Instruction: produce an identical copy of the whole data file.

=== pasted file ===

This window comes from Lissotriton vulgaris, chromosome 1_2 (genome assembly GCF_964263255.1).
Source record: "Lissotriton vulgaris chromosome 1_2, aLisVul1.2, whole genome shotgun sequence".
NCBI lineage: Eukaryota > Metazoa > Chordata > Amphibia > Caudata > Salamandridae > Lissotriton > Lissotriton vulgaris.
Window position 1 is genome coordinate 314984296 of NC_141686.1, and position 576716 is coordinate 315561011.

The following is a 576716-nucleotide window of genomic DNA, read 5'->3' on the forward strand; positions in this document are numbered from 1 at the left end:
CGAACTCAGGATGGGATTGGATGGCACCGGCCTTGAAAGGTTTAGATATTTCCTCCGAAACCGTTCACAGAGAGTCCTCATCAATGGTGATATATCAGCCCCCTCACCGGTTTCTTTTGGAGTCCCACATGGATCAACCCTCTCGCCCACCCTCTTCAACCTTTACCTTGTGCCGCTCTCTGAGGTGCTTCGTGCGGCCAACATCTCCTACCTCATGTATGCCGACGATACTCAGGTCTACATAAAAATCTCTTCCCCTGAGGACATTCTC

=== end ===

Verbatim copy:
This window comes from Lissotriton vulgaris, chromosome 1_2 (genome assembly GCF_964263255.1).
Source record: "Lissotriton vulgaris chromosome 1_2, aLisVul1.2, whole genome shotgun sequence".
NCBI lineage: Eukaryota > Metazoa > Chordata > Amphibia > Caudata > Salamandridae > Lissotriton > Lissotriton vulgaris.
Window position 1 is genome coordinate 314984296 of NC_141686.1, and position 576716 is coordinate 315561011.

The following is a 576716-nucleotide window of genomic DNA, read 5'->3' on the forward strand; positions in this document are numbered from 1 at the left end:
CGAACTCAGGATGGGATTGGATGGCACCGGCCTTGAAAGGTTTAGATATTTCCTCCGAAACCGTTCACAGAGAGTCCTCATCAATGGTGATATATCAGCCCCCTCACCGGTTTCTTTTGGAGTCCCACATGGATCAACCCTCTCGCCCACCCTCTTCAACCTTTACCTTGTGCCGCTCTCTGAGGTGCTTCGTGCGGCCAACATCTCCTACCTCATGTATGCCGACGATACTCAGGTCTACATAAAAATCTCTTCCCCTGAGGACATTCTC